Another useful aspect to Query Tracker is authors will post if an agent is currently closed to submissions. You don’t want to query an agent who’s not accepting queries, for that’s an automatic rejection.


This one is a big one. Almost every agent has a profile on PM. You can find out an agent’s list of clients, past book deals, current likes and, more important, dislikes, and what he or she requires with each query. I suggest paying for the membership to PM so you can experience all its features.


As I said: querying can be exciting and terrifying. Unfortunately, there isn’t a sure-fire formula to get you an offer of representation, but take it from me. The day I signed with my agent was one of the greatest days of my life. It validated the years of hard work, sacrifice, and dedication in a single phone call. Continue writing. Keep fighting. You’ll get there before you know it.


Don’t forget to follow Cody on social media to stay up to date with his writing.

The Five Stages of Plotting

Plotting, in my opinion, is one of the most crucial stages when it comes to writing a novel. It’s during this stage a writer can explore their story, characters, world, etc., well before he or she dives into writing it. I know for some, plotting may seem tedious or grueling, but those will feel like pats on your back if it saves you from having to rewrite your novel because of a plot hole, ‘better idea’, or an undeveloped detail.


So, how should you plot to avoid making the listed mistakes above? Consider the following tips:


First and Foremost:

The very first thing I do to begin plotting is I write the back-cover snippet on the first page of the journal I’m using to plot in. (Yes, I’m old school. Journals over laptop!) I use this as my statue, as the lighthouse to keep my intended path and story arc clear. It can and may change as the plotting continues, but even then, it will be the bare bones of my story. Now, if you’re thinking you don’t know your future story well enough to write the back-cover just yet, that’s 100% okay! I would then suggest leaving the first page blank and returning to write that piece when you’re ready for it.


Beginning and Ending:

After writing the back-cover goodies, I then use page two to write 1-2 sentences to describe the opening scene, as well as 1-2 sentences to describe the ending. Clearly these are two vital pieces of a story. If you can’t hold your readers’ attention from page 1, then they’ll probably put your book down long before reaching the ending.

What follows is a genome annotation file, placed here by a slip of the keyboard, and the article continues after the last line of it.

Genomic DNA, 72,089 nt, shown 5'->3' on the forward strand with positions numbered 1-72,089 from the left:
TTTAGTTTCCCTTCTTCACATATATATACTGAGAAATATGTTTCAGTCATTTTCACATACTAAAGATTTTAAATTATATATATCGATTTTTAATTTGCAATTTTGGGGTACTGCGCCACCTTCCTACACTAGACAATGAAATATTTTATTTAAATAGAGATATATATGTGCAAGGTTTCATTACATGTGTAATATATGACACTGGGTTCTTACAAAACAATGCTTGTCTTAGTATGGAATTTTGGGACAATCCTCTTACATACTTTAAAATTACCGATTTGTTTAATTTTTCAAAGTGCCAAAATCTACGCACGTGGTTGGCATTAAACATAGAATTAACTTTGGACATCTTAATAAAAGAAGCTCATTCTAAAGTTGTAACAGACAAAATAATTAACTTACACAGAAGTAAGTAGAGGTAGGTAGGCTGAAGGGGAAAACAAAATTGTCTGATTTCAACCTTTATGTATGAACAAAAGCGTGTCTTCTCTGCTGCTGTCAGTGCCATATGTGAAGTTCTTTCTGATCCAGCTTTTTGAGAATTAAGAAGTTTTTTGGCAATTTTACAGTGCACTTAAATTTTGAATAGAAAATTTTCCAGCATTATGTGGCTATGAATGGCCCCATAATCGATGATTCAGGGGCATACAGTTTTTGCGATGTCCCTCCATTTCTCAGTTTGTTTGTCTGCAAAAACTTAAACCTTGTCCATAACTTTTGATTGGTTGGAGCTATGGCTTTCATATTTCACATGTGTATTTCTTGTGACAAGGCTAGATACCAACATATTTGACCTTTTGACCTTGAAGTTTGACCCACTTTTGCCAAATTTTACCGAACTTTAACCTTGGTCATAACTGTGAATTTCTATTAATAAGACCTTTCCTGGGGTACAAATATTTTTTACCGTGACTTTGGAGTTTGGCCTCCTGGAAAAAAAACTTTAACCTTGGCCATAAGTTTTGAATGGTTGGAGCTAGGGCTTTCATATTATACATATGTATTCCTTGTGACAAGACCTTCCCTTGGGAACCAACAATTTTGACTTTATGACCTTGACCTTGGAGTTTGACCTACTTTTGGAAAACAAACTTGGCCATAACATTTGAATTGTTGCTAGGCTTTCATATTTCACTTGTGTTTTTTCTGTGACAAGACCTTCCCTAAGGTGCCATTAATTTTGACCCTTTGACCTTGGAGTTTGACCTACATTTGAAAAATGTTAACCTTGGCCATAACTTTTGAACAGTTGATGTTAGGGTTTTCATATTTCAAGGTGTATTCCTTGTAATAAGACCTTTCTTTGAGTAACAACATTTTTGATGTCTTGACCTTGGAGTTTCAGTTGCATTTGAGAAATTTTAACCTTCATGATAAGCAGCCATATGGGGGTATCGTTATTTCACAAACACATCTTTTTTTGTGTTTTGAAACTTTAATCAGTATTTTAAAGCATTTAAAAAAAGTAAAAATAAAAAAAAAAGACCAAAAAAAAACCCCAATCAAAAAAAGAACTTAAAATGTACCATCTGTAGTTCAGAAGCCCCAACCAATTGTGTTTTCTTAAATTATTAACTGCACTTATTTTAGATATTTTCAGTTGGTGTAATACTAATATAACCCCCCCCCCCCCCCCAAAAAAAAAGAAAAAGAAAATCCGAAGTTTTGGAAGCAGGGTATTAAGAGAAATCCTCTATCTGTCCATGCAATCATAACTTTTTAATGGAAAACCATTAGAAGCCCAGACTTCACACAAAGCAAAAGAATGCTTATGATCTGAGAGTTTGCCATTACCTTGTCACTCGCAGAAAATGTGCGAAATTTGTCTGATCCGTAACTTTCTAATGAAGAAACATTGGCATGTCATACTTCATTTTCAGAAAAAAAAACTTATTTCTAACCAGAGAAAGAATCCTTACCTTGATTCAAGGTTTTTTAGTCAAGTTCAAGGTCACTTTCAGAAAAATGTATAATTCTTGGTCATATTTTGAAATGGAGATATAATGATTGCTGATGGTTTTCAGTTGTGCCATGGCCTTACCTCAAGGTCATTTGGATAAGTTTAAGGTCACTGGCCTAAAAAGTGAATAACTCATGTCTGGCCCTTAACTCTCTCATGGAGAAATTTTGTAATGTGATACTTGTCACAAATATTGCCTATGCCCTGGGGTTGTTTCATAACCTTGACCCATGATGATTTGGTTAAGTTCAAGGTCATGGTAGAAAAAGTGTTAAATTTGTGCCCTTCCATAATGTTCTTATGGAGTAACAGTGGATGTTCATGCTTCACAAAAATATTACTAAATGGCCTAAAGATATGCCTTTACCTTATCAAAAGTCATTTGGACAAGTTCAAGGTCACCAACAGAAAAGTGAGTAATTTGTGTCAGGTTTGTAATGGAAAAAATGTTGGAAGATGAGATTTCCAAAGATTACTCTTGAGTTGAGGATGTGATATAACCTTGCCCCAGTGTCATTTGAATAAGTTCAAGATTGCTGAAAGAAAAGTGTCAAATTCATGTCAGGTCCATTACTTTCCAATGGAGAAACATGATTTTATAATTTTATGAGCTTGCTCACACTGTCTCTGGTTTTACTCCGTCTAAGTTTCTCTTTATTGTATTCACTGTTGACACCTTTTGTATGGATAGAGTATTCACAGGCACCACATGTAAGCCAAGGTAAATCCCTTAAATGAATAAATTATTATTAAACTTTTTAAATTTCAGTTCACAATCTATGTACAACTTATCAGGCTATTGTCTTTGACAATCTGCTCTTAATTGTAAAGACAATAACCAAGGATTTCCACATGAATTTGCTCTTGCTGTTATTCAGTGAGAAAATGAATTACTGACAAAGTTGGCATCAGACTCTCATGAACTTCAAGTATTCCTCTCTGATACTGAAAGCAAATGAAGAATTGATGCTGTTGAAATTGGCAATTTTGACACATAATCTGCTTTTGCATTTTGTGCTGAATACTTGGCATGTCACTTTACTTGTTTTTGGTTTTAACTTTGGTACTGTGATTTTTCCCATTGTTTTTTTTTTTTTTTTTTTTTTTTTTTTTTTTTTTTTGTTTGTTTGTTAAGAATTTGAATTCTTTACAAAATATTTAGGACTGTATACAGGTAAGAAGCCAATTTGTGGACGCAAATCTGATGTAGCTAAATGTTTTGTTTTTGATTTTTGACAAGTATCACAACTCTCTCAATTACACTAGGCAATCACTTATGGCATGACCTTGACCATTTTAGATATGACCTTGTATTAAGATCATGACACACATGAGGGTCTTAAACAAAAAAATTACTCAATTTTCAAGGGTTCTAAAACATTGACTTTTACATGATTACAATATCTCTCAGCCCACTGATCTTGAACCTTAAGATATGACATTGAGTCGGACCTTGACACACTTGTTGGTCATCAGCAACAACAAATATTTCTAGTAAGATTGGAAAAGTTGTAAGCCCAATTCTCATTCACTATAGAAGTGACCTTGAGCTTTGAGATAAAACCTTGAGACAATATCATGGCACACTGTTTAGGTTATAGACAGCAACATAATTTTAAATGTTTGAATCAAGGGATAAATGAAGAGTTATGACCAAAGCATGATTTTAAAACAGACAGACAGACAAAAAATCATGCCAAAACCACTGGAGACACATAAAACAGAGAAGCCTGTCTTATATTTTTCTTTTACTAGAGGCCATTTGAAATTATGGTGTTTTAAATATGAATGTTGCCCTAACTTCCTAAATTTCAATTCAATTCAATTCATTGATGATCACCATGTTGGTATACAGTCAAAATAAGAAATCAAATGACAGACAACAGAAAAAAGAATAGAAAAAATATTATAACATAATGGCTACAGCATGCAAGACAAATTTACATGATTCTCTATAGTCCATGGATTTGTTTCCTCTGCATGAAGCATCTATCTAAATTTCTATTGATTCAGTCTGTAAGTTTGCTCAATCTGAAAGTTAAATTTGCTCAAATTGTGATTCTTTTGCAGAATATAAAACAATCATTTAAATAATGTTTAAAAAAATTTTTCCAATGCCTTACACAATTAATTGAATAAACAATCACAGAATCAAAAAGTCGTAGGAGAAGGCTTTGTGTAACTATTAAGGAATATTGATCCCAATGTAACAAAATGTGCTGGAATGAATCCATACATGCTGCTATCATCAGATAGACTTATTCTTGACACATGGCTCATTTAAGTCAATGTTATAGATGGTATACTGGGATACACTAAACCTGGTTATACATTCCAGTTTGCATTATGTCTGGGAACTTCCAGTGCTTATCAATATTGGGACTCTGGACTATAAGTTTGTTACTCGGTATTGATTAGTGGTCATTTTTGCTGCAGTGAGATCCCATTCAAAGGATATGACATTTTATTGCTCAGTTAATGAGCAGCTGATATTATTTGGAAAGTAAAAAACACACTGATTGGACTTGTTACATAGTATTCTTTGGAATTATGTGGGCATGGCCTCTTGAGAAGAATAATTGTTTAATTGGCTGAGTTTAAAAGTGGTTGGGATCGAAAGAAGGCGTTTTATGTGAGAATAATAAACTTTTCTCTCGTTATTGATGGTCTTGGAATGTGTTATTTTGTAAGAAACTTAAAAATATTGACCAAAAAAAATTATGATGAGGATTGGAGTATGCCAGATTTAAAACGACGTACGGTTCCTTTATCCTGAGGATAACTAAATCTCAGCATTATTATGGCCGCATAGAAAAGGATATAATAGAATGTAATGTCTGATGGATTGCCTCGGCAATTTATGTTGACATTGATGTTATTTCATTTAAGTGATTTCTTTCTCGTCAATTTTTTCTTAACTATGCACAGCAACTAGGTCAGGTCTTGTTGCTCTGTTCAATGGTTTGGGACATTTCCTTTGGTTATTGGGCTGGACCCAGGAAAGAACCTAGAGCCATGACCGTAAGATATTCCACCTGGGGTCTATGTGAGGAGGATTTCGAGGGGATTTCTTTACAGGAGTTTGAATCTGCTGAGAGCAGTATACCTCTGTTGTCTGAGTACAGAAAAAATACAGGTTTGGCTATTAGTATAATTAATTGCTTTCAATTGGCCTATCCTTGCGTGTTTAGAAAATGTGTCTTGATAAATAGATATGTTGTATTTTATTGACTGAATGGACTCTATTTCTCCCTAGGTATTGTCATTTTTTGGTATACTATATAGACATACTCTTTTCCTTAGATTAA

Use the next sum of pages to write 1-4 sentences about the scenes, or chapters, of your story, labeling each with a title. Chances are if you feel so strongly about the story in your head to now partake in the prep work that comes before writing it, then you have several major scenes in your head already. Write them down! Don’t worry if they’re half-developed. There’ll be plenty of time to bring it to life later. At this moment, you should be more concerned about not forgetting pieces of your story.

Can you write more than 1-4 sentences about each scene/chapter?

Of course! Typically, the more you write about each scene/chapter, the smoother the writing will be when it’s time to do so. Write as many details as you can.

*Also, don’t worry if your scenes don’t flow chronologically. That’s only a minor issue to fix, which I’ll explain later.


Characters and Settings:

After doing, in my opinion, the hardest and longest part of detailing your story by scenes, you’ll then want to explore your characters and settings.

For characters: I suggest making a page for each major character in your story, and a half page for minor ones. Write down the details you know of your character, such as age, descriptions, voice, tendencies, personality, who he or she is related to, birthplace, etc. Pretty much anything you can think of to let you get a feel for your character, as well as putting the finer details of him or her down so you won’t forget them later. If you need more than a page, then use as many as you need. Again, the more you flesh out now, the better off you’ll be later.